Lettuce is recalled over E. coli concerns | TahoeDailyTribune.com

Lettuce is recalled over E. coli concerns

SALINAS (AP) – Less than a week after the Food and Drug Administration lifted its warning on fresh spinach grown in California’s Salinas Valley, a popular brand of lettuce grown in the region has been recalled over concerns of E. coli contamination.

Salinas-based Nunes Company Inc. initiated a voluntary recall Sunday of green leaf lettuce purchased last week under the Foxy brand name. Foxy is one of the nation’s largest suppliers of lettuce, celery, broccoli, vegetable platters and stir-fry mixes.

So far, the lettuce does not appear to have caused any illnesses, the company said in a statement.

The recall covered lettuce purchased in grocery stores Oct. 3-6 in Arizona, California, Nevada, Washington, Oregon, Idaho, and Montana. It was also sold to distributors in those states who may have sold it to restaurants.

The recalled lettuce was packaged as “Green Leaf 24 Count, waxed carton,” and “Green Leaf 18 Count, cellophane sleeve, returnable carton.” Packaging is stamped with lot code 6SL0024.

Executives ordered the recall after learning that water used to irrigate lettuce fields may have been contaminated with E. coli, according to the company statement. E. coli can proliferate in uncooked produce, raw milk, unpasteurized juice, contaminated water and meat.

Vice President Tom Nunes Jr. and attorney Brett R. Harrell did not respond Sunday to phone calls and an e-mail seeking comment.

FDA spokeswoman Julie Zawisza said the federal agency is aware of the company’s voluntary recall but had no details on the case.

“As a standard course of action, we would expect the firm to identify the source of the contamination and take steps to … ensure that it doesn’t happen again,” Zawisza wrote in an e-mail Sunday.

It’s unclear whether bacteria in the Salinas Valley lettuce fields comes from the same source as the E. coli found in spinach that has sickened nearly 200 people and has been linked to three deaths nationwide.

Pathogenic Escherichia coli bacteria, or E. coli, may cause diarrhea and bloody stools. Although most healthy adults recover from the illness within a week without long-term side effects, some people may develop a form of kidney failure called Hemolytic Uremic Syndrome.

The illness is most likely to occur in young children, senior citizens and people with compromised immune systems. In extreme cases, it can lead to kidney damage or death.

The recall at Nunes Company, a family owned business with more than 20,000 acres of cropland in Arizona and California, comes days after federal agents searched two Salinas Valley produce companies connected to the nationwide spinach scare.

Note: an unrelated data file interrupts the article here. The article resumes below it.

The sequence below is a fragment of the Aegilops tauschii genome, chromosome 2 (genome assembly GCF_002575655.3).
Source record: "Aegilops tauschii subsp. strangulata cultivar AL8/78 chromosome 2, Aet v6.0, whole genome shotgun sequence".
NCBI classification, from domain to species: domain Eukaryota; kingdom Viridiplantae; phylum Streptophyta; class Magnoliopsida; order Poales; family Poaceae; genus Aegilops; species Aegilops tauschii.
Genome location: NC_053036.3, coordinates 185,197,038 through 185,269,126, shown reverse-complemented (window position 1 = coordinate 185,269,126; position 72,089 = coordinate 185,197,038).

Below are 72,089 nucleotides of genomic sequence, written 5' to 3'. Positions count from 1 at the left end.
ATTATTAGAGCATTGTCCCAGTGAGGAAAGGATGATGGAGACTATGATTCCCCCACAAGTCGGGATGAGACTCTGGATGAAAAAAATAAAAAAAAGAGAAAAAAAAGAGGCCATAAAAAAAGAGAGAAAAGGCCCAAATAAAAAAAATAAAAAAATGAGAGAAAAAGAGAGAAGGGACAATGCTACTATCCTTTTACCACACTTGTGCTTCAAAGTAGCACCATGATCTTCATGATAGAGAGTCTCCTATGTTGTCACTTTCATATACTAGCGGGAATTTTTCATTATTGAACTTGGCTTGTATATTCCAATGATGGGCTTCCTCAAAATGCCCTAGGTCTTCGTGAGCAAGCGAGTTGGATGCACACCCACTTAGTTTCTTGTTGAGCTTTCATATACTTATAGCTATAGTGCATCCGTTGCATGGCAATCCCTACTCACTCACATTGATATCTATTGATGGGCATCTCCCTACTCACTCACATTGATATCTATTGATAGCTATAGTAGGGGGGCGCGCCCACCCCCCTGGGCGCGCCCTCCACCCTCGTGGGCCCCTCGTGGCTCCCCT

The outbreak has resulted in 199 cases of illness, including 102 hospitalizations and the deaths of two senior citizens and a child, according to the FDA. It also led to a two-week FDA warning to avoid fresh spinach.

San Juan Bautista-based Natural Selection LLC, which packages spinach sold under 34 brand names and supplies spinach to other food processors, was implicated in the E. coli outbreak after 11 bags of Dole-brand baby spinach tested positive for the same bacteria strain found in people who fell ill after eating spinach.

Epidemiologists also warned consumers this week to stay away from bottled carrot juice after a Florida woman was paralyzed and three people in Georgia experienced respiratory failure, apparently due to botulism poisoning.

All four people had recently drank juice from Bolthouse Farms, the Atlanta-based U.S. Centers for Disease Control said Friday. The FDA is investigating other possible causes and has issued a warning to consumers not to drink carrot juice from Bolthouse with a use-by date of Nov. 11 or earlier. Bolthouse is based in Bakersfield.

Botulism poisoning symptoms include double vision, droopy eyelids, trouble speaking or swallowing and paralysis on both sides of the body that progresses from the neck down.

On the Net:

http://www.foxy.com

http://www.ebfarm.com

http://www.bolthouse.com


Support Local Journalism

Your support means a better informed community. Donate today.


News


See more